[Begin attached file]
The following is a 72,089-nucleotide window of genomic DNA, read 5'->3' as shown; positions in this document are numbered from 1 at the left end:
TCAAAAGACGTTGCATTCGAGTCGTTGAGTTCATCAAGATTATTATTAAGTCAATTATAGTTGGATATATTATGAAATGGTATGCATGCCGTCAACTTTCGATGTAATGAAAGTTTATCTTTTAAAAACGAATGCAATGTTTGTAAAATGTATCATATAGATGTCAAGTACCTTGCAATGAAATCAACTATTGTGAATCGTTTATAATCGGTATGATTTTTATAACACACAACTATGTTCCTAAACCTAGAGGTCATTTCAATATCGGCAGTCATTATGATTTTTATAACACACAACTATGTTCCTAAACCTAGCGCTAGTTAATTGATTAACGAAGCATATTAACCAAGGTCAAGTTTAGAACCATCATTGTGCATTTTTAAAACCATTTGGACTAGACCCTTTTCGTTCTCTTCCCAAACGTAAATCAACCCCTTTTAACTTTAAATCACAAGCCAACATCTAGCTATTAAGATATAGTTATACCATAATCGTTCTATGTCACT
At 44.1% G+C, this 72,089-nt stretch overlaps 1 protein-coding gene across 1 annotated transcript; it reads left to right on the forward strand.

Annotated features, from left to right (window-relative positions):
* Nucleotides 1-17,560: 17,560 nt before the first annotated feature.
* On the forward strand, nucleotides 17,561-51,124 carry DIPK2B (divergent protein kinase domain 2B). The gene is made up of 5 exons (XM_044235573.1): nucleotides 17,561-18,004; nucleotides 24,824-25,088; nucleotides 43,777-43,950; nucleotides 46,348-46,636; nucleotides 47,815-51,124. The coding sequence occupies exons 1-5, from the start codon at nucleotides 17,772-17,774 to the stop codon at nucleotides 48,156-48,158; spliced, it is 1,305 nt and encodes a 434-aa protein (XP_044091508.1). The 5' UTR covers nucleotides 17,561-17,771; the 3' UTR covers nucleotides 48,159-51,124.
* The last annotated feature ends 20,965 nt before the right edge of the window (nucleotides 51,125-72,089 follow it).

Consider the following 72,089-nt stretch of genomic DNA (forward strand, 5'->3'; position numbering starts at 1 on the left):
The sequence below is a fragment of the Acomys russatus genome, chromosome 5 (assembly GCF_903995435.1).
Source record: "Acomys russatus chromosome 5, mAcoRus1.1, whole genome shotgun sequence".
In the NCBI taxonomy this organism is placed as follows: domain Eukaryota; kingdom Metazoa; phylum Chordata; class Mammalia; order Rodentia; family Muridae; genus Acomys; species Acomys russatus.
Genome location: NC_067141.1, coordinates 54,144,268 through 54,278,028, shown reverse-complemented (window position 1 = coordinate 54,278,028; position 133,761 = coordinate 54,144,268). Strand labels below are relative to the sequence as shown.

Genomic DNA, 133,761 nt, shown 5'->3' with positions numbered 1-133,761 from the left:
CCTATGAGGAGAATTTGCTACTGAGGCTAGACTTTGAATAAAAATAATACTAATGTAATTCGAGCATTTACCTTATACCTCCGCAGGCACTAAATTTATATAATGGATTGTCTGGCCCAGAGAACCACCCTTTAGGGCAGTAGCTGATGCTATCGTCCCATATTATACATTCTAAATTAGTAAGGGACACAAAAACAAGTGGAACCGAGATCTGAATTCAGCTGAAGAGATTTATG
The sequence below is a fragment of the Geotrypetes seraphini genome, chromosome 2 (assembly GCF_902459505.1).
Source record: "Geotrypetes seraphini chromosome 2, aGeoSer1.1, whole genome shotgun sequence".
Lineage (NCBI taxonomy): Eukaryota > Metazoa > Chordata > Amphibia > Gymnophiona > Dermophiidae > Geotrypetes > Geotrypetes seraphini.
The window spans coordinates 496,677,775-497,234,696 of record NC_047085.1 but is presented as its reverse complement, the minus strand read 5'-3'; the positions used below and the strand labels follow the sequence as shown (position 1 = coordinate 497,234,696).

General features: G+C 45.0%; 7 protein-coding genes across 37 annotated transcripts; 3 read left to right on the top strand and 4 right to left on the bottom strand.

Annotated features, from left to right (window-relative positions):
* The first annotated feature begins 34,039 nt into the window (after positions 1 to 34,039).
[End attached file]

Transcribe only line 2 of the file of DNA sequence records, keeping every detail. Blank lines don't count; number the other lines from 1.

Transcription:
TCAAAAGACGTTGCATTCGAGTCGTTGAGTTCATCAAGATTATTATTAAGTCAATTATAGTTGGATATATTATGAAATGGTATGCATGCCGTCAACTTTCGATGTAATGAAAGTTTATCTTTTAAAAACGAATGCAATGTTTGTAAAATGTATCATATAGATGTCAAGTACCTTGCAATGAAATCAACTATTGTGAATCGTTTATAATCGGTATGATTTTTATAACACACAACTATGTTCCTAAACCTAGAGGTCATTTCAATATCGGCAGTCATTATGATTTTTATAACACACAACTATGTTCCTAAACCTAGCGCTAGTTAATTGATTAACGAAGCATATTAACCAAGGTCAAGTTTAGAACCATCATTGTGCATTTTTAAAACCATTTGGACTAGACCCTTTTCGTTCTCTTCCCAAACGTAAATCAACCCCTTTTAACTTTAAATCACAAGCCAACATCTAGCTATTAAGATATAGTTATACCATAATCGTTCTATGTCACT